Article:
“The years I like best aren’t the years with the most interactions, but it’s a year when I felt like I’ve really made great connections and any year where I really get to know some guys well, among my students in class as well,” Butler said. “If I get to do a thesis with an Honors student, and we have several good, long conversations about not just their thesis but their life goals, that’s good. And the more of those I have, the better.”

Butler said study abroad classes are where he sees the most connection with students. They not only spend prolonged amounts of time together every day but also engage with the world.

“It’s a nice thing to be in a small major like this, that we get to teach the courses we most love,” Butler said.

Plano sophomore Mary Dickinson took Butler’s language and culture course. She said she enjoyed Butler’s class and how much he cared about his students. Dickinson said Butler got coffee with several of her friends to discuss them taking a linguistics class.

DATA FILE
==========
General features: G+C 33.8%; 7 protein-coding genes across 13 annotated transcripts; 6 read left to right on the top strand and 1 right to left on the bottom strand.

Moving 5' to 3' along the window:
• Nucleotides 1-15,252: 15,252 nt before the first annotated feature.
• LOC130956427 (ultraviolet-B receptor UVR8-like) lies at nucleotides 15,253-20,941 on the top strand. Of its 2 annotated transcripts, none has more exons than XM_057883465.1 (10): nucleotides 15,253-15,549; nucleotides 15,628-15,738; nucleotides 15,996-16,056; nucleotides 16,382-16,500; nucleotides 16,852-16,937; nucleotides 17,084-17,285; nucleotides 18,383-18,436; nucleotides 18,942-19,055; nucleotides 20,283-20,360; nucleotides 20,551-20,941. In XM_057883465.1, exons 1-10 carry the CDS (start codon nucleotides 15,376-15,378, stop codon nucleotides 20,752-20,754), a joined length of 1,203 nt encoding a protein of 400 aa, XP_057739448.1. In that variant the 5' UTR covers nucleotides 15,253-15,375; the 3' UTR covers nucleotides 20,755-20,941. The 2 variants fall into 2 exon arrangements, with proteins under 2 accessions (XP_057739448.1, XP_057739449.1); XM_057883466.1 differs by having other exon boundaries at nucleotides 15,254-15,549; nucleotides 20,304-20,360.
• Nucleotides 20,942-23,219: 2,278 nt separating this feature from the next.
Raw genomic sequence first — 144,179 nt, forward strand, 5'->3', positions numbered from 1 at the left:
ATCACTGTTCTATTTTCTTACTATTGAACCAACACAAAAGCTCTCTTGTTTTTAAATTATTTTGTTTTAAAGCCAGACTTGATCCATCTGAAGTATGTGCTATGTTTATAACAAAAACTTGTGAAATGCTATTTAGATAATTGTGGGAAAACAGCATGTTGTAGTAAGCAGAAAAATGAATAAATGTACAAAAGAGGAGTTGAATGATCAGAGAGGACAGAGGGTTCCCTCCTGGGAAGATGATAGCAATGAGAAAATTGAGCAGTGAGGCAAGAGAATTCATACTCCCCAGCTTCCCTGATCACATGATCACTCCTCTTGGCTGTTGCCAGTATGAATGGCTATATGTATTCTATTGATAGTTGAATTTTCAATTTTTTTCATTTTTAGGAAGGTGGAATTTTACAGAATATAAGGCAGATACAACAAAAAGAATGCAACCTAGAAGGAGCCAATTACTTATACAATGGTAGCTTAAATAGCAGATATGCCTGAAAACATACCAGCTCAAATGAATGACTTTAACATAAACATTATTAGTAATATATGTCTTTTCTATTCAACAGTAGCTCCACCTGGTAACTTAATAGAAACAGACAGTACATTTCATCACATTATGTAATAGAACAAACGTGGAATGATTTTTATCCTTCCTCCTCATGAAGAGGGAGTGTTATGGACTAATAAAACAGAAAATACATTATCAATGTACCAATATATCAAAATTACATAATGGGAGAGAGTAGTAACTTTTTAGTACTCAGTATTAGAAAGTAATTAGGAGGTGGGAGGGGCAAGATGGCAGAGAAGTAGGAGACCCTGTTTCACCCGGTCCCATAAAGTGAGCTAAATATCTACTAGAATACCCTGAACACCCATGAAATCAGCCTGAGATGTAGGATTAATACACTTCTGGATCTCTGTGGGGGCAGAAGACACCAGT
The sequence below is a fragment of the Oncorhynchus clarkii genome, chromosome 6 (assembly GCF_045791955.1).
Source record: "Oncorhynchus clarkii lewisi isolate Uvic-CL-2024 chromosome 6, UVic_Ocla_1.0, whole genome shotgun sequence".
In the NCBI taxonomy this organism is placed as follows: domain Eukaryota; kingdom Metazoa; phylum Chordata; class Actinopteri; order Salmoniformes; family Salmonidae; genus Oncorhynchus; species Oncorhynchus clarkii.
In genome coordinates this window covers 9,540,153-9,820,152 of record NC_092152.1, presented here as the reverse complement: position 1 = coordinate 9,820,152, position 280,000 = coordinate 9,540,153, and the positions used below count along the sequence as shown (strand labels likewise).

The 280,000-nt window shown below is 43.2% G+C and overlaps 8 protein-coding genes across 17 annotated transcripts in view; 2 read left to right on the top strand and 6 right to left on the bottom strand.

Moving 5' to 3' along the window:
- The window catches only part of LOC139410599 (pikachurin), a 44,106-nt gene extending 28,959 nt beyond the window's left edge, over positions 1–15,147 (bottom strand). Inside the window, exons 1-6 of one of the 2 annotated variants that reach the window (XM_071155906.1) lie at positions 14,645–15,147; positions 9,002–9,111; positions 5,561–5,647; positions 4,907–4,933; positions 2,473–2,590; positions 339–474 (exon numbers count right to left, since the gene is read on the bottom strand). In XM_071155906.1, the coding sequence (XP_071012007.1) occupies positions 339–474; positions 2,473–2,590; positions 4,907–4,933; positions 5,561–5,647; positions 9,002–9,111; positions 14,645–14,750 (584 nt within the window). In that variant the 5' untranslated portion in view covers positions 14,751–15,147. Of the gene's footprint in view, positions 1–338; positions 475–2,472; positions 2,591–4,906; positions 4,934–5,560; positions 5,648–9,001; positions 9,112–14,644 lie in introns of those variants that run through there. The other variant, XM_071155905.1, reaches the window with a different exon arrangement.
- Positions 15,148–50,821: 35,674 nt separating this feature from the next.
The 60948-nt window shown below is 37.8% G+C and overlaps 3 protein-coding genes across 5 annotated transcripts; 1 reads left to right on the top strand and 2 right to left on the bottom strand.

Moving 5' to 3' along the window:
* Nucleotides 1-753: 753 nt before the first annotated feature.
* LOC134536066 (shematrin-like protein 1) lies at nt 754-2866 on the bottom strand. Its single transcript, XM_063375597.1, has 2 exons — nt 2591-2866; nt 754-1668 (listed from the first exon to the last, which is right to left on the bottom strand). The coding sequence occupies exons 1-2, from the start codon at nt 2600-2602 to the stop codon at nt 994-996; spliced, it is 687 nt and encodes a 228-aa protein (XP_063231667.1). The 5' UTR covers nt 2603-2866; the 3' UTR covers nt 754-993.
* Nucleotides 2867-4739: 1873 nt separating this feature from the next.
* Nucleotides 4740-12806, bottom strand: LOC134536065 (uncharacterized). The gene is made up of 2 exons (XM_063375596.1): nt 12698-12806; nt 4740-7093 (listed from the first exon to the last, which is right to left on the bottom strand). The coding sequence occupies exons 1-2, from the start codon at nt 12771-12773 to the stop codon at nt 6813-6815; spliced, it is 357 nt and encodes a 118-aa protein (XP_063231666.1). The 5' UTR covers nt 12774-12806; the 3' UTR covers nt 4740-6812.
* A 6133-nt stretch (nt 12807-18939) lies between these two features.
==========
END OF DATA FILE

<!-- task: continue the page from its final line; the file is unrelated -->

“We were just talking about the ways that language and culture influence each other — so the way that the language you speak influences how you see the world, and then the way that the culture you’re in influences the language that you speak,” Dickinson said. “It was really very helpful for me in thinking about that sort of thing, and it kind of made me realize some things about the way I talk.”

Dickinson said Butler was always considerate of students having busy lives. She said he was understanding about them not finishing reading assignments on time as long as they did it before exams, and he recorded his lectures and posted them to Canvas in case someone couldn’t make it to class.

“He really wants you to love linguistics. There’s no doubt about that,” Dickinson said. “And there were definitely a lot of times when we were doing kind of hands-on stuff in class. He was very, very focused on making sure students are good people as well as good linguists.”

Caleb Wheeler is a freshman University Scholar from Tulsa, Oklahoma. My concentrations are in journalism and professional writing with a minor in legal reasoning. In my first year with the Lariat I am excited to experience what it is like to work for a professional publication and further my writing abilities. After graduation I hope to attend Baylor Law School.